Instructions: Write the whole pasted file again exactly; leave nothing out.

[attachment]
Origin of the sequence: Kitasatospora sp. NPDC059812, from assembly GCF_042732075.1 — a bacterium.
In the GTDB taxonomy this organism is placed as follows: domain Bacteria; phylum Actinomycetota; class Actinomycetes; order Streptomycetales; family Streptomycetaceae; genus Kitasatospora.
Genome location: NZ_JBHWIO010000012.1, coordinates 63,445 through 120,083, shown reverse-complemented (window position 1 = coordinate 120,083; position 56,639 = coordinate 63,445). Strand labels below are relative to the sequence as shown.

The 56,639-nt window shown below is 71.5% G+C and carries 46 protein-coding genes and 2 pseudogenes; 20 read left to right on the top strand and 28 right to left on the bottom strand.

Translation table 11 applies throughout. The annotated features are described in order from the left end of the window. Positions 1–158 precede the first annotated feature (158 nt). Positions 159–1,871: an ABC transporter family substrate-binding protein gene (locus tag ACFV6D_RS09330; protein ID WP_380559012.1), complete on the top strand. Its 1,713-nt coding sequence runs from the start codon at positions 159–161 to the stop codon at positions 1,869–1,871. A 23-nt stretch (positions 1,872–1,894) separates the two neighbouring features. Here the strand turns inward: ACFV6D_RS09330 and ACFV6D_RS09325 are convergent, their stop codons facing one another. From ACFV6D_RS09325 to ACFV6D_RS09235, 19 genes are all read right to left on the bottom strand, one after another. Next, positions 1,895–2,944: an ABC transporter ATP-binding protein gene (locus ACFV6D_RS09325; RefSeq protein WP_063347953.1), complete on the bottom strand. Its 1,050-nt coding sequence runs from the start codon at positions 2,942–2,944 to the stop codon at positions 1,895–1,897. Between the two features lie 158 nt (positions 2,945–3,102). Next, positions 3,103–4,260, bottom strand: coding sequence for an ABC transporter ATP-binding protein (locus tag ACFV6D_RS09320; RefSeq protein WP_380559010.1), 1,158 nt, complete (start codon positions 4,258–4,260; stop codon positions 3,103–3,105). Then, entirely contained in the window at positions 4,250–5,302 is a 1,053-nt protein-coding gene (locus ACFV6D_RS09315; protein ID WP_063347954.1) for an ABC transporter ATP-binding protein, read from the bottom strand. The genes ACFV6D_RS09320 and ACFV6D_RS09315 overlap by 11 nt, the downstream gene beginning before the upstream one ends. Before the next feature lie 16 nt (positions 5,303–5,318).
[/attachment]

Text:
Origin of the sequence: Kitasatospora sp. NPDC059812, from assembly GCF_042732075.1 — a bacterium.
In the GTDB taxonomy this organism is placed as follows: domain Bacteria; phylum Actinomycetota; class Actinomycetes; order Streptomycetales; family Streptomycetaceae; genus Kitasatospora.
Genome location: NZ_JBHWIO010000012.1, coordinates 63,445 through 120,083, shown reverse-complemented (window position 1 = coordinate 120,083; position 56,639 = coordinate 63,445). Strand labels below are relative to the sequence as shown.

The 56,639-nt window shown below is 71.5% G+C and carries 46 protein-coding genes and 2 pseudogenes; 20 read left to right on the top strand and 28 right to left on the bottom strand.

Translation table 11 applies throughout. The annotated features are described in order from the left end of the window. Positions 1–158 precede the first annotated feature (158 nt). Positions 159–1,871: an ABC transporter family substrate-binding protein gene (locus tag ACFV6D_RS09330; protein ID WP_380559012.1), complete on the top strand. Its 1,713-nt coding sequence runs from the start codon at positions 159–161 to the stop codon at positions 1,869–1,871. A 23-nt stretch (positions 1,872–1,894) separates the two neighbouring features. Here the strand turns inward: ACFV6D_RS09330 and ACFV6D_RS09325 are convergent, their stop codons facing one another. From ACFV6D_RS09325 to ACFV6D_RS09235, 19 genes are all read right to left on the bottom strand, one after another. Next, positions 1,895–2,944: an ABC transporter ATP-binding protein gene (locus ACFV6D_RS09325; RefSeq protein WP_063347953.1), complete on the bottom strand. Its 1,050-nt coding sequence runs from the start codon at positions 2,942–2,944 to the stop codon at positions 1,895–1,897. Between the two features lie 158 nt (positions 2,945–3,102). Next, positions 3,103–4,260, bottom strand: coding sequence for an ABC transporter ATP-binding protein (locus tag ACFV6D_RS09320; RefSeq protein WP_380559010.1), 1,158 nt, complete (start codon positions 4,258–4,260; stop codon positions 3,103–3,105). Then, entirely contained in the window at positions 4,250–5,302 is a 1,053-nt protein-coding gene (locus ACFV6D_RS09315; protein ID WP_063347954.1) for an ABC transporter ATP-binding protein, read from the bottom strand. The genes ACFV6D_RS09320 and ACFV6D_RS09315 overlap by 11 nt, the downstream gene beginning before the upstream one ends. Before the next feature lie 16 nt (positions 5,303–5,318).